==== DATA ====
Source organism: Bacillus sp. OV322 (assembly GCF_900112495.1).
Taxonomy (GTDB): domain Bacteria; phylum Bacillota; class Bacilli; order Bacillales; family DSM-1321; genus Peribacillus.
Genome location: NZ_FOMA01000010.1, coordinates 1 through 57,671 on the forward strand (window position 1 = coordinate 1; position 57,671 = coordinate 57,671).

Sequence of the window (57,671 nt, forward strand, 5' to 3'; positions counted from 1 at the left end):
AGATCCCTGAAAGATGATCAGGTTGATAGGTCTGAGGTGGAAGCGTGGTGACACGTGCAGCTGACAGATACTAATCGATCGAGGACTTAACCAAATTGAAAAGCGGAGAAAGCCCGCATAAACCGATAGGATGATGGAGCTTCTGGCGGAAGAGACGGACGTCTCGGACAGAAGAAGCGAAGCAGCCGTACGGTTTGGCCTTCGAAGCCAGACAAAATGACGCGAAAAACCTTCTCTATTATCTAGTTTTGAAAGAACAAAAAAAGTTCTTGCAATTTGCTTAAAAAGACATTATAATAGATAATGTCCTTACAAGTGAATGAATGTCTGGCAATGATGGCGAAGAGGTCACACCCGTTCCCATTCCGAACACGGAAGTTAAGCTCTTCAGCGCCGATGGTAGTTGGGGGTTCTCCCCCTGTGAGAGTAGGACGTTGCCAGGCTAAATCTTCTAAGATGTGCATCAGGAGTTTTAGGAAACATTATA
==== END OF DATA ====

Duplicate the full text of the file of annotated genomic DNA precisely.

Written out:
Source organism: Bacillus sp. OV322 (assembly GCF_900112495.1).
Taxonomy (GTDB): domain Bacteria; phylum Bacillota; class Bacilli; order Bacillales; family DSM-1321; genus Peribacillus.
Genome location: NZ_FOMA01000010.1, coordinates 1 through 57,671 on the forward strand (window position 1 = coordinate 1; position 57,671 = coordinate 57,671).

Sequence of the window (57,671 nt, forward strand, 5' to 3'; positions counted from 1 at the left end):
AGATCCCTGAAAGATGATCAGGTTGATAGGTCTGAGGTGGAAGCGTGGTGACACGTGCAGCTGACAGATACTAATCGATCGAGGACTTAACCAAATTGAAAAGCGGAGAAAGCCCGCATAAACCGATAGGATGATGGAGCTTCTGGCGGAAGAGACGGACGTCTCGGACAGAAGAAGCGAAGCAGCCGTACGGTTTGGCCTTCGAAGCCAGACAAAATGACGCGAAAAACCTTCTCTATTATCTAGTTTTGAAAGAACAAAAAAAGTTCTTGCAATTTGCTTAAAAAGACATTATAATAGATAATGTCCTTACAAGTGAATGAATGTCTGGCAATGATGGCGAAGAGGTCACACCCGTTCCCATTCCGAACACGGAAGTTAAGCTCTTCAGCGCCGATGGTAGTTGGGGGTTCTCCCCCTGTGAGAGTAGGACGTTGCCAGGCTAAATCTTCTAAGATGTGCATCAGGAGTTTTAGGAAACATTATA